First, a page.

The art scene is a constantly evolving field of new ideas about how artistic thoughts can be communicated. In the history of art, many artists risked their reputations to challenge the minds of viewers. Contemporary artists have continued this trend by using shocking media or even making unsettling, disturbing content. Below are five contemporary artists who shocked the masses and disturbed curators with their artworks.
Richard Prince: Contemporary Artists and Appropriation
You might look at the works made by Richard Prince and ask yourself the following question: How much do you need to change about an image or artwork to avoid plagiarism? Prince works with appropriation. This means that artists will use pieces created by other artists and alter them in small ways. New Portraits is a series created by Prince that deals with the usage of photos he did not in fact take while displaying them as his own artworks. By using the Instagram profiles of celebrities and regular people, Prince aims to show his works as a commentary on vanity, copyright, and traditional portraiture. He also tampers with the comments below the photos in order to make the piece a unique work that differs from the original that can be easily found online.
Prince’s series obviously caused a backlash due to his seemingly blatant misuse of people’s photos. Imagine taking a screenshot of someone else’s photo and posting it to your own social media profile as yourself. That would surely cause some comments from angry users calling out your behavior. The same was true for Instagram users, who wondered if their content was safe from exploitation.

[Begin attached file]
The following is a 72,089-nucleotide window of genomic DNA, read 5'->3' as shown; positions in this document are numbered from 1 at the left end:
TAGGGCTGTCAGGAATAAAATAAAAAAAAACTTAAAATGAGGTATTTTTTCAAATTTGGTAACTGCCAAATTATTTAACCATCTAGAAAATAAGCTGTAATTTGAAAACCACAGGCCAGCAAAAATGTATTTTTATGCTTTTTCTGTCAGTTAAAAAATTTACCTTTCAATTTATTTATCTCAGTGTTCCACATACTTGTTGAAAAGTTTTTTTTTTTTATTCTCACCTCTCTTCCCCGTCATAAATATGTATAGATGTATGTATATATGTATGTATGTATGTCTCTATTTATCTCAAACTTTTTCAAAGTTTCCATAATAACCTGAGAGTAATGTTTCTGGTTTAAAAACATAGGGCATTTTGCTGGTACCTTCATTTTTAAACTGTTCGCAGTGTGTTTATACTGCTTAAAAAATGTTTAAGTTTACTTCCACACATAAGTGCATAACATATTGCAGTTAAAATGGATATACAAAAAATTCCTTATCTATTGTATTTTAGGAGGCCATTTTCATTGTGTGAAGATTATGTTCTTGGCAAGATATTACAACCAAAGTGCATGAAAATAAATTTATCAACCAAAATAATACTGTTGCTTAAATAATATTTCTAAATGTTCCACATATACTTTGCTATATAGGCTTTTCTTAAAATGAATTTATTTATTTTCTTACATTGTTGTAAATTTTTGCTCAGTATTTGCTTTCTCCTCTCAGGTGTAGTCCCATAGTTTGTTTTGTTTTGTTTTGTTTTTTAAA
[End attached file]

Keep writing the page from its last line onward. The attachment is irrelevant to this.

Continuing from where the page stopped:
In addition, Instagram influencers wanted a piece of the money Prince made from using their images.
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Prince has spent plenty of time pleading his case during his numerous appearances in court. However, Prince views his work as a way to create the perfect picture. Imagine hiring a portrait artist and choosing the best version of you that you want him or her to portray. This was in a way what Prince thought.
Disturbing Media: Chris Ofili
Chris Ofili is a contemporary artist who contributed to the Young British Artist Movement. Given that he had an exhibition called Sensation, one can infer that he aimed to cause a commotion with his artworks. The piece that received the most attention was his work called The Holy Virgin Mary. He seemingly mocked the religious and ethereal nature of works from, for example, the Byzantine era by creating a visually non-traditional female portrait. In addition to this, he also used clippings from pornography as a collage in order to construct the figure of the work, sexualizing the idea of the Virgin Mary. However, this was not the most shocking part of Ofili’s artwork.
Perhaps the most unsettling part of his Virgin Mary was the fact that he used elephant feces in the painting. In fact, Ofili leaned the artwork on two large balls of animal dung on the floor. Some viewers obviously thought that his intervention was disrespectful and that Ofili did not deserve any type of recognition for his work. They made their opinion known by literally smearing white paint across the work, attempting to destroy it.
On the other hand, some viewers saw and understood his vision. Ofili was exposing the presumed whiteness and sexualization of earlier works showing Madonna, attempting to modernize them. The use of African facial features exposes the fact that the previous Madonna works were exclusive in regard to their representation. Ofili exploited this idea and got lost in the process of creating the work with a variety of textures and patterns. If you do happen to go see this piece, make sure to cover your nose.
Damien Hirst: Animal Killer or Artist?